Locating the Vanguard in Rising and Falling Homicide and Robbery Rates

Steven F. Messner, University at Albany
Glenn D. Deane, University at Albany
Luc Anselin, Univ. of Illinois at Urbana - Champaign
Benjamin Pearson-Nelson, University at Albany

The purpose of this paper is to examine the trends in homicide and robbery rates for major cities during the 1979-2001 period. Using UCR data for cities with populations of 250,000 or more in 1975, we apply polynomial spline regression techniques to locate the number and timing of "knots" that signify structural breaks. Our substantive focus is to identify cities that first experienced the rising violent crime rates associated with the well-known boom in the 1980s and those that first exhibited the declining crime rates signalling the "bust" in the 1990s. Consistent with past research, we hypothesize that the structural breaks appeared earlier in the larger cities, especially those with populations of a million and more. We also search for additional characteristics of cities that distinguish vanguard cities from "followers," including geographic location and socio-economic and demographic characteristics. Finally, we explore whether the location of the structural breaks are similar for these two types of violent offenses.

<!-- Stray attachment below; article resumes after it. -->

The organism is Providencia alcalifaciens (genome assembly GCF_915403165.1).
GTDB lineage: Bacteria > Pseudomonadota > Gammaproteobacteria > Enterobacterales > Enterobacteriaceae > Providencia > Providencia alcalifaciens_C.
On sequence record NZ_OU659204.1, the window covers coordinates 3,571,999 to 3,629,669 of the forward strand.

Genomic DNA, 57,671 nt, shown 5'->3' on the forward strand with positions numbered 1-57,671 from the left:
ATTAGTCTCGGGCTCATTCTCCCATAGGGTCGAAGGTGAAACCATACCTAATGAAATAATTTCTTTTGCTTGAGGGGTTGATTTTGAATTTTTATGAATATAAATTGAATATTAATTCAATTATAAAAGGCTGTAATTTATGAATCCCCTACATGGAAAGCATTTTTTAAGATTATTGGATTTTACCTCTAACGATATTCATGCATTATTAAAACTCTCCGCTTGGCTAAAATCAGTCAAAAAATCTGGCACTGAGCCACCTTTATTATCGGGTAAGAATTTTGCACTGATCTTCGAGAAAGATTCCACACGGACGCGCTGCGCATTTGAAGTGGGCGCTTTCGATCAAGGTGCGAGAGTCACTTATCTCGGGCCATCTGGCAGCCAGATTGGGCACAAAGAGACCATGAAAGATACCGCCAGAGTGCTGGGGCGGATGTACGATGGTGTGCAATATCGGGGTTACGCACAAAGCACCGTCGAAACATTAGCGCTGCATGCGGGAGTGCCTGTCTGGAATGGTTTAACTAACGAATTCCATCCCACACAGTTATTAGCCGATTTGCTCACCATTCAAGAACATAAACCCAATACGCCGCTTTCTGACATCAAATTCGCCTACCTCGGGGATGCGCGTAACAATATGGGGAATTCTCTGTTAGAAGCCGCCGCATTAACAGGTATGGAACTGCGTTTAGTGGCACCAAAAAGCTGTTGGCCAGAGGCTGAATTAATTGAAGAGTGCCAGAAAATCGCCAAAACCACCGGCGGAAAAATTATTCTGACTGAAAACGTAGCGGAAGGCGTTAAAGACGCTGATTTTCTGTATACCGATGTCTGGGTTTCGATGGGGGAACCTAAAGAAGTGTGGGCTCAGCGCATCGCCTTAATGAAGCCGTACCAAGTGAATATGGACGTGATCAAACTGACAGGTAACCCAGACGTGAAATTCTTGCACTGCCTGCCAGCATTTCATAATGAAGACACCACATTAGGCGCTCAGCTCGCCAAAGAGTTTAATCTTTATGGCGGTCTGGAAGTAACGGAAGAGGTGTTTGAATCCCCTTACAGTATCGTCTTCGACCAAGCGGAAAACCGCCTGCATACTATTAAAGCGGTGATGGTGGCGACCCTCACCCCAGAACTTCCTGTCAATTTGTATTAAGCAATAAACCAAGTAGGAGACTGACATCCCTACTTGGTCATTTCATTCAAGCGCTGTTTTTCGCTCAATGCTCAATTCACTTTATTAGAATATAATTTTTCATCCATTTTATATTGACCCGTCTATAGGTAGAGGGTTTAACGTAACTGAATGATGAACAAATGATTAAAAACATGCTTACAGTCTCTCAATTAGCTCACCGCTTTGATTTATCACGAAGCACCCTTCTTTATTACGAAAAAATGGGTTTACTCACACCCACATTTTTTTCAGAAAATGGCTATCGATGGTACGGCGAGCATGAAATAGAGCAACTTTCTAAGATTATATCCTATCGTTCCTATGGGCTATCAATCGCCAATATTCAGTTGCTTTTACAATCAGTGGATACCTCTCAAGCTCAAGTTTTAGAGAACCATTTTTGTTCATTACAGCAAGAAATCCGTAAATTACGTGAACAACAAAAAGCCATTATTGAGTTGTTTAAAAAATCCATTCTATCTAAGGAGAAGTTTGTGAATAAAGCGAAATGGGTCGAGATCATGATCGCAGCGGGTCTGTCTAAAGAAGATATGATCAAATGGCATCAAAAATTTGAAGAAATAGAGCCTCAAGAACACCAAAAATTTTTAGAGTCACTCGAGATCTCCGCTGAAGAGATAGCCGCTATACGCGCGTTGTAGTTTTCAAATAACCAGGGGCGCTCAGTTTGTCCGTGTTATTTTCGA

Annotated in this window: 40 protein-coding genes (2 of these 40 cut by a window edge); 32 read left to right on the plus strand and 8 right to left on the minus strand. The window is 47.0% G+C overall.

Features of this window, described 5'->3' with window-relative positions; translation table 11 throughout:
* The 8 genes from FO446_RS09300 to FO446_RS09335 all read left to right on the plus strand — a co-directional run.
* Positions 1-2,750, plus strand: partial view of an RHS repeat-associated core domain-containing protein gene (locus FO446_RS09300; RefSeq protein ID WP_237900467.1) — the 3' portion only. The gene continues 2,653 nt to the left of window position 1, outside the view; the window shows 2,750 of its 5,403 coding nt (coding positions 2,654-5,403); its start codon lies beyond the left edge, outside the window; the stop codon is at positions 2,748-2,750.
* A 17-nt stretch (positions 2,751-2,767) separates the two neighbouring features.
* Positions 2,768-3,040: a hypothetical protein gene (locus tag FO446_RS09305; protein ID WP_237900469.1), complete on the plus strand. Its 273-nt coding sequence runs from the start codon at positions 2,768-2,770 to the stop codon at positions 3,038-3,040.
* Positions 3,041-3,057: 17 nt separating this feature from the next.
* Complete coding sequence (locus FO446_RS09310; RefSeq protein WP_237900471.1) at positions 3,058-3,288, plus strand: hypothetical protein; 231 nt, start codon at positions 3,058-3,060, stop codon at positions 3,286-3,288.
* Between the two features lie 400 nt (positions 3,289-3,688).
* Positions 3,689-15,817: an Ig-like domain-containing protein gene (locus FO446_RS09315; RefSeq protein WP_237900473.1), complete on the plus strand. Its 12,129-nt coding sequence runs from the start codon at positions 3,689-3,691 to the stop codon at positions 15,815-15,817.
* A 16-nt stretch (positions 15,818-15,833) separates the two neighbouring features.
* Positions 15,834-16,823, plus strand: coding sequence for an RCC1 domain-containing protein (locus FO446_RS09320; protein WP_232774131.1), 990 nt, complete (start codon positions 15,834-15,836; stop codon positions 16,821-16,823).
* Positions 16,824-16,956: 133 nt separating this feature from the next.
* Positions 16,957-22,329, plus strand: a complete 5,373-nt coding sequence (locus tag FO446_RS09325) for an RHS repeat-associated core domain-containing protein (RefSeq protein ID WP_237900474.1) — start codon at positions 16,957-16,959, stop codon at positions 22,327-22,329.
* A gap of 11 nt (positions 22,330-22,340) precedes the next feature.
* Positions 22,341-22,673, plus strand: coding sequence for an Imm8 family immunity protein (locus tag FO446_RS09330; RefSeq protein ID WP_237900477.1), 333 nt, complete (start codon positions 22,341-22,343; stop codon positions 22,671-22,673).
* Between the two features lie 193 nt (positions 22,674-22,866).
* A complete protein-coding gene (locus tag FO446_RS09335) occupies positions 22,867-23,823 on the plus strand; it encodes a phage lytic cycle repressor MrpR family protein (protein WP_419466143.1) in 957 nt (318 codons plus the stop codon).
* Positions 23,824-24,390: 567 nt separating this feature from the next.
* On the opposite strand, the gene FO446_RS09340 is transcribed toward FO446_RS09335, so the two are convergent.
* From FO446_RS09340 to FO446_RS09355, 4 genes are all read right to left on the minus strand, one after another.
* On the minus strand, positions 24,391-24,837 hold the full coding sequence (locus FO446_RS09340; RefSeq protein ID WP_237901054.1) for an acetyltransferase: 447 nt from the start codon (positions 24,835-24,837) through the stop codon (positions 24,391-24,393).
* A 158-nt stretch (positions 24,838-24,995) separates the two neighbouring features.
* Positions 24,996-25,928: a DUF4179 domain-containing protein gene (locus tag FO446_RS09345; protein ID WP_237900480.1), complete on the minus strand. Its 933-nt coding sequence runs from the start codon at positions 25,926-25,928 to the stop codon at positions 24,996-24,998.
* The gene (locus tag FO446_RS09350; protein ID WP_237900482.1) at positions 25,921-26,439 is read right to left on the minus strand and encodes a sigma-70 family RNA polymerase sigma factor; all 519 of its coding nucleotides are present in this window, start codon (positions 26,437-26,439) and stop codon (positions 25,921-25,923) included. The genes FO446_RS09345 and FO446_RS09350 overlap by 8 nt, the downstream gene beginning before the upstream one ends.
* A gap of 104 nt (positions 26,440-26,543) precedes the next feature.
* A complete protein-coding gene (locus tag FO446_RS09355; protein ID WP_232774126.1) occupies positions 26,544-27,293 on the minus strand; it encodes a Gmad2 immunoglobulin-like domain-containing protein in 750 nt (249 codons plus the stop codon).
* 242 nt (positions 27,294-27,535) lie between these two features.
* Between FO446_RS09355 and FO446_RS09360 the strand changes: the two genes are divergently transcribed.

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Updated 05/20/2006